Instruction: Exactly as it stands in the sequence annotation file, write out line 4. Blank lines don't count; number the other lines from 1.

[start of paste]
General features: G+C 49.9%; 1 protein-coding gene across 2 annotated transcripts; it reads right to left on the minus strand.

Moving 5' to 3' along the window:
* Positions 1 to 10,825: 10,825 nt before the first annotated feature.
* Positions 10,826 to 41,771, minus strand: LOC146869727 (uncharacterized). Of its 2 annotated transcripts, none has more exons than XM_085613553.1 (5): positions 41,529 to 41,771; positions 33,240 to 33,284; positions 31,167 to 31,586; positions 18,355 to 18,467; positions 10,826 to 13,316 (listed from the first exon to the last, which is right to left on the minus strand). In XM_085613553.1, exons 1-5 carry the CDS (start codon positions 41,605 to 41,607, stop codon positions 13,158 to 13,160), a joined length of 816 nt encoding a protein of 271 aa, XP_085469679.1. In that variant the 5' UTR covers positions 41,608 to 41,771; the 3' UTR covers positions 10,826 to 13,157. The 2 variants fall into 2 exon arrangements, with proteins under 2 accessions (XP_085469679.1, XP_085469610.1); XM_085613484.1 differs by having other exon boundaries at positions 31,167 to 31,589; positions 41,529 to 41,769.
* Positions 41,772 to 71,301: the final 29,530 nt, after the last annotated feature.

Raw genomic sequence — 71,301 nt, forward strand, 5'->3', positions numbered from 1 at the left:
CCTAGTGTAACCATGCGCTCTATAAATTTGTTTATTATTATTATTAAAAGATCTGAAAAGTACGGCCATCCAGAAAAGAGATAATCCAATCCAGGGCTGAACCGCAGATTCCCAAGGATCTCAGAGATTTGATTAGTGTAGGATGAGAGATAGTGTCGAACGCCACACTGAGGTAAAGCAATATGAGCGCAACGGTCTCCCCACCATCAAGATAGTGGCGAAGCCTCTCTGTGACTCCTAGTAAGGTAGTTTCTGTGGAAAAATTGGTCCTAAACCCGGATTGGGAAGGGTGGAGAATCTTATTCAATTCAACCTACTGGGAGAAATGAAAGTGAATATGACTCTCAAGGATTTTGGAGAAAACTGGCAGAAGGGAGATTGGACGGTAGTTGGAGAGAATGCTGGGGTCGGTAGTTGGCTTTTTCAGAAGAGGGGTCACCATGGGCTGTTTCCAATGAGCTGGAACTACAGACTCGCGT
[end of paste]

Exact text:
* Positions 10,826 to 41,771, minus strand: LOC146869727 (uncharacterized). Of its 2 annotated transcripts, none has more exons than XM_085613553.1 (5): positions 41,529 to 41,771; positions 33,240 to 33,284; positions 31,167 to 31,586; positions 18,355 to 18,467; positions 10,826 to 13,316 (listed from the first exon to the last, which is right to left on the minus strand). In XM_085613553.1, exons 1-5 carry the CDS (start codon positions 41,605 to 41,607, stop codon positions 13,158 to 13,160), a joined length of 816 nt encoding a protein of 271 aa, XP_085469679.1. In that variant the 5' UTR covers positions 41,608 to 41,771; the 3' UTR covers positions 10,826 to 13,157. The 2 variants fall into 2 exon arrangements, with proteins under 2 accessions (XP_085469679.1, XP_085469610.1); XM_085613484.1 differs by having other exon boundaries at positions 31,167 to 31,589; positions 41,529 to 41,769.